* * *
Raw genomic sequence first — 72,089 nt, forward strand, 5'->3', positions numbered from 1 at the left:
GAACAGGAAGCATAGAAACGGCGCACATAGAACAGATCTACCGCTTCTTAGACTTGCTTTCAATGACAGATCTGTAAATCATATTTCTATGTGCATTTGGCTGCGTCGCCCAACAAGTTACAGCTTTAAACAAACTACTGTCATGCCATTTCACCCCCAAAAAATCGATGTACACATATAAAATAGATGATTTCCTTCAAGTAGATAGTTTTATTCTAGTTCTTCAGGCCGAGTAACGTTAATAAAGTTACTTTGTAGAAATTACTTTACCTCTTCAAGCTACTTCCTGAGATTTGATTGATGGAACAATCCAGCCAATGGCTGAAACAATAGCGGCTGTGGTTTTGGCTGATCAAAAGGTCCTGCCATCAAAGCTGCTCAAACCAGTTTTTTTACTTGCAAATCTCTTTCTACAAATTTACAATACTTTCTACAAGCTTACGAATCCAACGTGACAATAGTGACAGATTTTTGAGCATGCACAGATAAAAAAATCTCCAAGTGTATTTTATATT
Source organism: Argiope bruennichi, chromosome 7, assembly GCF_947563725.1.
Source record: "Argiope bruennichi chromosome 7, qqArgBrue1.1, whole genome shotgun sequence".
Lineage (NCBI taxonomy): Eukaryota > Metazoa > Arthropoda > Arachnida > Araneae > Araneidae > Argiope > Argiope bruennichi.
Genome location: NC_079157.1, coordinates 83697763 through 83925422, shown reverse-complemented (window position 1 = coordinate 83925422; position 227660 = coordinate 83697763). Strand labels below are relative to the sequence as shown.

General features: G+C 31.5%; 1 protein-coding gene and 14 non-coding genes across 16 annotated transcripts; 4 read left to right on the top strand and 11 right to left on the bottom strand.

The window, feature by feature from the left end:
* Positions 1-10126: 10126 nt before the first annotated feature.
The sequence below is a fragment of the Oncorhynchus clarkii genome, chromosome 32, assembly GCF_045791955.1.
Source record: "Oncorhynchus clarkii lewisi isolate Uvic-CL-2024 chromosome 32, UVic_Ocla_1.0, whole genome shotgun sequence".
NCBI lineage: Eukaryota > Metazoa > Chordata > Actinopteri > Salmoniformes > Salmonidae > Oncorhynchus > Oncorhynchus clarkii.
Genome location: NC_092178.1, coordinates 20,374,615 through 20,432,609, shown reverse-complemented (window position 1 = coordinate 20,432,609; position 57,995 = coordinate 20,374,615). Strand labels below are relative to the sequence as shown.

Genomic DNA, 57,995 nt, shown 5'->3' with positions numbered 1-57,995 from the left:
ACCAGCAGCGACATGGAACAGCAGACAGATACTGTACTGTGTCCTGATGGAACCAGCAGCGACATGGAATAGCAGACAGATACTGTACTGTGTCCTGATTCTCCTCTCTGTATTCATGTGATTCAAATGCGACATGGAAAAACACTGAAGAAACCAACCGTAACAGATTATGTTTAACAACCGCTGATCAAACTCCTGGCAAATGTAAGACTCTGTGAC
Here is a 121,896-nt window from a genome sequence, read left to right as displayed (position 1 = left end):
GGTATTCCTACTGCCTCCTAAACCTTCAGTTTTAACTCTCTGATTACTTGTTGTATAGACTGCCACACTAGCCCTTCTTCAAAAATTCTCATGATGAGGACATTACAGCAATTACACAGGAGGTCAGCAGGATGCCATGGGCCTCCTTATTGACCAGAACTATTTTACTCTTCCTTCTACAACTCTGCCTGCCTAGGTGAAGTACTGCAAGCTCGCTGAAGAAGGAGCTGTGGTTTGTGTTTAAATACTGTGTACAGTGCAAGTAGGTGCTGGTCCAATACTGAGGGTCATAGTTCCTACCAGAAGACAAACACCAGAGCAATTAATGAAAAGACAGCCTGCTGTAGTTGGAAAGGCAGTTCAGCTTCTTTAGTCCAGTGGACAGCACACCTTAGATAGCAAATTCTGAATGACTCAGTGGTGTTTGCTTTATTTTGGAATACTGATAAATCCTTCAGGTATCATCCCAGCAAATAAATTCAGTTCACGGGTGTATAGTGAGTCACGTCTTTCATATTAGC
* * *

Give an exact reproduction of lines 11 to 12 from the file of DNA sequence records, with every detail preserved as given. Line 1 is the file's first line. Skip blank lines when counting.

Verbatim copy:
Source record: "Oncorhynchus clarkii lewisi isolate Uvic-CL-2024 chromosome 32, UVic_Ocla_1.0, whole genome shotgun sequence".
NCBI lineage: Eukaryota > Metazoa > Chordata > Actinopteri > Salmoniformes > Salmonidae > Oncorhynchus > Oncorhynchus clarkii.